By Tara Mahadevan
By Ian Froeb
By Ian Froeb
By Kaitlin Steinberg
By Gut Check
By Ian Froeb
By Ian Froeb
By Gut Check Guides
Like most Osage County families, the Kremers had always kept a few dozen hogs — known as "mortgage lifters" — in the barns. Russ Kremer jumped at the chance in the early 1980s to increase production. He says he got a mortgage for his CAFO with no money down. He bought the recommended breeds known for their easy hair removal — a cost-saving factor at slaughter time — and stocked up on antibiotics to keep the pigs healthy in the crowded environment.
You might say Kremer went whole hog. He taught livestock courses at an area high school and from 1986 till 1988 served as president of the Missouri Pork Producers' Association, the state's primary pork lobby.
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But after six or seven years, Kremer says, he began to feel like he was leading "a bummer of a life." He began to question certain industry practices, like killing sows for pork sausage after they've given birth to only two litters. One year a storm knocked out power in the CAFO. When the fans quit whirring, the ammonia buildup in the manure pit beneath the pigs suffocated the animals. Kremer and his dad lost the entire herd.
And then there was the constant sickness. The tight quarters hastened the spread of disease. Kremer remembers spending entire days injecting antibiotics, trying to get his hogs healthy enough for market. "I got to the point where I hated going into the barn, because I had this syringe on my hip," he says.
One afternoon in March 1989, Kremer was attempting to breed a particularly feisty boar with a sow when the boar gored him. "He got jealous of another boar and basically swung around real hard," Kremer recalls. "His tusk caught me in the kneecap."
Kremer cleaned up and carried on, but two weeks later his leg had ballooned to twice its size. His doctor prescribed six different antibiotics; none worked.
"Nothing fazed the thing," Kremer remembers.
In the end the farmer checked in to St. Mary's Hospital in Jefferson City with a mysterious infection. Doctors told his family he might not live.
"Pigs definitely like humans, and they like humans that are nice to them," says Temple Grandin, a professor at Colorado State University, one of the world's foremost experts in the field of animal science, whose 2006 book Animals in Translation explored the similarities between the ways in which animals and autistic people see the world. "They know the difference between people who are nice and people who are bad to them."
Pigs also have personalities and emotions. "No question about it," says Grandin, who has written a book on that very subject that's scheduled for publication next year. "Some are shy. Some are bold. Some are better foragers. Some are better mamas." A happy pig is a pig that has fellow pigs and things to play with, Grandin says. "Straw, cornstalks — they like to chew up things and root around. They like to be with their buddies."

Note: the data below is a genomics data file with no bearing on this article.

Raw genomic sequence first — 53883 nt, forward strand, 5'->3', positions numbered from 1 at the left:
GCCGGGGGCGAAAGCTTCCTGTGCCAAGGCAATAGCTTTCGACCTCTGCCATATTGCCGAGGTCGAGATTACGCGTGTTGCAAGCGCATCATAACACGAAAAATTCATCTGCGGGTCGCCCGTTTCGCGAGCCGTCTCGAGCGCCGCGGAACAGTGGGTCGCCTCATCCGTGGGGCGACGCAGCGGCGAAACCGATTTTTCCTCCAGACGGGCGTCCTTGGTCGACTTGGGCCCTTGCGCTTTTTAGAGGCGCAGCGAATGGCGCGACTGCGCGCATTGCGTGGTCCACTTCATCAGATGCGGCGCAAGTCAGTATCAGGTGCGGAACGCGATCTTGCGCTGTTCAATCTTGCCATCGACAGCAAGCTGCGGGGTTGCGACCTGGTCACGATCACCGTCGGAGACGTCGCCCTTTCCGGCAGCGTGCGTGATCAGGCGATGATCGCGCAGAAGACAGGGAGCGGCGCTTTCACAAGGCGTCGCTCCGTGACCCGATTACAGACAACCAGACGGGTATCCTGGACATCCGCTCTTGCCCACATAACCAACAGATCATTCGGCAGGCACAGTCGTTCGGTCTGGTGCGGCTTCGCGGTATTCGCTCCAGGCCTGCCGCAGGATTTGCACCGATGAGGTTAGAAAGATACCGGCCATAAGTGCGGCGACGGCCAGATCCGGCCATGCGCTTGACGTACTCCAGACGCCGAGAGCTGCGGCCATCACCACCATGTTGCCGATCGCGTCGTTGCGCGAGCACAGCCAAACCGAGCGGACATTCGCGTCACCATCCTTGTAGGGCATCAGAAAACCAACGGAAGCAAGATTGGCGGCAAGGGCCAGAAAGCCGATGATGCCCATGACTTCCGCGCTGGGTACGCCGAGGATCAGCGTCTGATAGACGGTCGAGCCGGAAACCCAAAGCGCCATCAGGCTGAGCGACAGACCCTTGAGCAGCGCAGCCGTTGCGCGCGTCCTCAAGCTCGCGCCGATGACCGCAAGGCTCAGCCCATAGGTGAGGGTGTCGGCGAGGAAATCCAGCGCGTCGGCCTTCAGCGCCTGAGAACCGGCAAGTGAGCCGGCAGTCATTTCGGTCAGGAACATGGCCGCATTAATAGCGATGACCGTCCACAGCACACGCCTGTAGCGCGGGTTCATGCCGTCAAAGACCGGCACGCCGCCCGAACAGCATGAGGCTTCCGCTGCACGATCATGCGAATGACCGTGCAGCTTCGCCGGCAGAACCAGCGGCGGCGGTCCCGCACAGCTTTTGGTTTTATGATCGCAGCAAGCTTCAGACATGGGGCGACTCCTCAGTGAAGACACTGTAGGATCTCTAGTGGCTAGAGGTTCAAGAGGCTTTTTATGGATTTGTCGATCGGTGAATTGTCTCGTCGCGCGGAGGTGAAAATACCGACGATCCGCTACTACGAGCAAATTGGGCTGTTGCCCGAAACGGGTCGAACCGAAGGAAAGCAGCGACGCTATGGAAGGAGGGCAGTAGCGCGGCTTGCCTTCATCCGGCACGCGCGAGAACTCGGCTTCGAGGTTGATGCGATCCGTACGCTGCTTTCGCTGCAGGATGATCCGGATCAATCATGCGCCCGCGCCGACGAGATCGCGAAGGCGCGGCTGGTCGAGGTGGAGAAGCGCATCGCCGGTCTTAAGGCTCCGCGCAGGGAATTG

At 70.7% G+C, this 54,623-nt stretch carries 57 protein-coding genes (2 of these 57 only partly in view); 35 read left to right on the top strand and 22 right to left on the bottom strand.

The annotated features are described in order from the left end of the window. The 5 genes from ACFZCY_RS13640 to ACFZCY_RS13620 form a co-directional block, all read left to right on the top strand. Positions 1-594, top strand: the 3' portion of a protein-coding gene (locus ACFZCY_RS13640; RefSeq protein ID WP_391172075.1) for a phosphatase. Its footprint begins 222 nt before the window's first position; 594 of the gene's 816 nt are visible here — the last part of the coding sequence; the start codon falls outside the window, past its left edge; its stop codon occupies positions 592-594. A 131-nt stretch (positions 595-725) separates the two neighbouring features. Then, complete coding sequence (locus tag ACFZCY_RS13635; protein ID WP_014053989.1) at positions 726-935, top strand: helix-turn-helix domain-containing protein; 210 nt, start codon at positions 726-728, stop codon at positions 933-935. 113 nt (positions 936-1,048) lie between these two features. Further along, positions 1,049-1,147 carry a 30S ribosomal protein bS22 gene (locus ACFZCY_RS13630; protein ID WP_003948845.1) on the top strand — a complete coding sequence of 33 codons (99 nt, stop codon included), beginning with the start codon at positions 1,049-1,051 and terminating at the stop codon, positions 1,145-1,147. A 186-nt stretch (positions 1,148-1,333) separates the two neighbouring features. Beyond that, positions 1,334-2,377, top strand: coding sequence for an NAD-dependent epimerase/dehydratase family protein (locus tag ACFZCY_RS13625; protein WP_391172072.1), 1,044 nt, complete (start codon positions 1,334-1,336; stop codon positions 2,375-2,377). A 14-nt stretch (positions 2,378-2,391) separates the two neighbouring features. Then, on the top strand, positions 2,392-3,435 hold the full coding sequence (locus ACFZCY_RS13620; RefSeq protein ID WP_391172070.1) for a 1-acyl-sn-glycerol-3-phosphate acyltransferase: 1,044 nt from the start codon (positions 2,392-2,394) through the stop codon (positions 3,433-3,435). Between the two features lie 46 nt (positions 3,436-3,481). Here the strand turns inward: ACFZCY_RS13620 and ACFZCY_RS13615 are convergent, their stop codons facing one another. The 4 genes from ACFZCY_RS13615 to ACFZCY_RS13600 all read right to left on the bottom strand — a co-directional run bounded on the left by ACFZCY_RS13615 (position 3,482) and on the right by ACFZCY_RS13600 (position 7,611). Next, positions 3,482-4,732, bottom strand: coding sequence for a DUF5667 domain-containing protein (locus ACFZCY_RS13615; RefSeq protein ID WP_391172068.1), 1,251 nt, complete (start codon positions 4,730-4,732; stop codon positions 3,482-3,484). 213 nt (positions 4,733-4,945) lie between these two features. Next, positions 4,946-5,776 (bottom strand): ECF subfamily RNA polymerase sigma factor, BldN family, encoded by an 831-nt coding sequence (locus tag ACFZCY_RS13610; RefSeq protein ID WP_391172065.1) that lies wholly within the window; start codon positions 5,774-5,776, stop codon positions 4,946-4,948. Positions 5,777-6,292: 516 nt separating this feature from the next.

A happy pig is also a pig in heat, a pig having sex, a pig nurturing its young. And as Russ Kremer likes to say, a happy pig — contrary to the old saying — is not a pig in shit. "Pigs are very clean animals," Kremer maintains, adding, "I think that saying got popularized only since CAFOs have been around."
At St. Mary's Hospital, Kremer underwent surgery to remove a cluster of infected cells in his leg. When the lab results came back, they showed that a superbug was having a field day in his bloodstream. Having identified the critter, doctors were able to counter with an intravenous antibiotic. Later, when Kremer phoned the Kansas breeder who'd sold him the boar, he learned that the pig had received penicillin continuously since weaning. His physicians theorized that the pig had passed along to Kremer a particularly virulent and drug-resistant form of strep.
"At first I wanted to quit everything," Kremer says. "We'd been taught that antibiotics meant more production, which meant more money. But what I decided finally was to go cold turkey and try to do things more naturally."
Kremer threw out his syringe, destroyed his CAFO barns and began to phase the treated animals out of his herd. He bought drug-free breeding stock and began mixing his own antibiotic-free feed.
Some regarded his strategy as lunacy: "People around here kind of knew I thought outside the box, but there were still some naysayers who said, 'That won't last but a few minutes. A fly will come in from another operation and your pigs will die.' I said, 'Well, I'll see.' I was a little skeptical myself."
Adds Kremer: "In the first year alone, I saved $16,000 in vet bills."
"Pigs like the natural environment," observes Yuzhi Li, a swine scientist at the University of Minnesota. "They like the freedom of movement instead of being confined. But they also need more intensive care."
Says Li's colleague, swine scientist Lee Johnston: "It takes a different type of person to run the alternative production."
At the time, pork from antibiotic-free hogs raised on straw and pasture was an ultra-niche product, marketed mainly by Niman Ranch, a California company Kremer had never heard of. He simply continued to sell his hogs on the commodities market, which became less and less profitable as the pork industry underwent consolidation, driving down prices. In December 1998 the price of commodity pork — which typically had ranged from 40 to 50 cents per pound and sometimes climbed as high as 64 cents — bottomed out at 7 cents a pound.
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